Why Bukowski? Why Now? May 22-25, 2014 Washington DC
Bukowski's hostility toward academics has been well documented in his poetry and prose. Yet, what accounts for the academy's hostility toward Bukowski? As one of the most popular counter-cultural figures of mid-century America, Bukowski's work continues to influence new generations of readers looking for a writer that can cut through the façade of the American dream and deliver them a recognizably gritty reality. American popular culture seems to be primed for Bukowski, producing film after film about a similar influence delivered by the Beats, matched by James Franco's forthcoming film adaptation of Bukowski's autobiographical Ham on Rye. Coupled with recent scholarly projects like those of William Mohr, Abel Debritto and David Calonne, it appears that Bukowski may be on the brink of finding new avenues into academic conversations that have long excluded him.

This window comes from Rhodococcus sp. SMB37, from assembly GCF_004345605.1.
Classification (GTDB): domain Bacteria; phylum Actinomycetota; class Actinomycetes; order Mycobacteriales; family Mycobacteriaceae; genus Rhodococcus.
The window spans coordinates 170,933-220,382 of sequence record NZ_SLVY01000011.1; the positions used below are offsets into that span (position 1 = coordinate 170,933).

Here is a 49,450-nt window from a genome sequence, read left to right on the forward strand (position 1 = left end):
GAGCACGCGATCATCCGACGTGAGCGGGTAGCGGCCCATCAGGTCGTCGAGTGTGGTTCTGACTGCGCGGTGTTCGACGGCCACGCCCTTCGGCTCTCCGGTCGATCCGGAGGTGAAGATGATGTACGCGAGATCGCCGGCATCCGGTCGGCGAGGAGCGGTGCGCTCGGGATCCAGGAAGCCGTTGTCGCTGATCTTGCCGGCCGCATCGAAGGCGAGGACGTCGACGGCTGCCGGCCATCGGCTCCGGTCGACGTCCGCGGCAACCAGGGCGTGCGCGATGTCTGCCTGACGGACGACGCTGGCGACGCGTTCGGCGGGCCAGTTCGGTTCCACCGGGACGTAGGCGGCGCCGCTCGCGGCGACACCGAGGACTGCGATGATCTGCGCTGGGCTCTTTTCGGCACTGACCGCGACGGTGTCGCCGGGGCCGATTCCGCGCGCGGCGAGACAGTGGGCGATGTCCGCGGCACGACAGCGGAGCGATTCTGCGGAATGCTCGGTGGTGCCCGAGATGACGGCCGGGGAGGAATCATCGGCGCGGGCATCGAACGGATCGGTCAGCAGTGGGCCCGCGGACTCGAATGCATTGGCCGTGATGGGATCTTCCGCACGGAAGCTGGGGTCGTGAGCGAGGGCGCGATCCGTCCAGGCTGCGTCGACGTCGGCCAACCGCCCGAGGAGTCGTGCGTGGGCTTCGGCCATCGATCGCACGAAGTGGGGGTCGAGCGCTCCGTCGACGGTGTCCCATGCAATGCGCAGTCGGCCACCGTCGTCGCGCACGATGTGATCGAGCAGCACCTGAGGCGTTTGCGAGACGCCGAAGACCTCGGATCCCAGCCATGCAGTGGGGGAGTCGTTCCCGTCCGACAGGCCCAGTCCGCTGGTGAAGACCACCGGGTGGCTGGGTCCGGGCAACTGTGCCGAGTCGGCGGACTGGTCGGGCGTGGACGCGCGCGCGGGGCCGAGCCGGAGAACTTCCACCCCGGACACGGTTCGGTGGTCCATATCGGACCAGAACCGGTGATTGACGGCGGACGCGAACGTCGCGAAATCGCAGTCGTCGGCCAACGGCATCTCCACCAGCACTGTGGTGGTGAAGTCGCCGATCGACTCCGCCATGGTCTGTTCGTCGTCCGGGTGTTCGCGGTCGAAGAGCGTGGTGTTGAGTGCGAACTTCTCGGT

This panel proposes to discuss the influence of Bukowski's work in conjunction with the study of American literature by offering unique reading strategies and theoretical interventions that include Bukowski in the ongoing study of American literature and culture. How do you assert Bukowski's place in American literature? What can current scholars do to challenge canonical practices that exclude figures like Bukowski?
Please send abstracts of 250-300 words and a short bio in the body of the email to the panel organizer Jennifer Forsberg: firstname.lastname@example.org no later than 20 January 2014.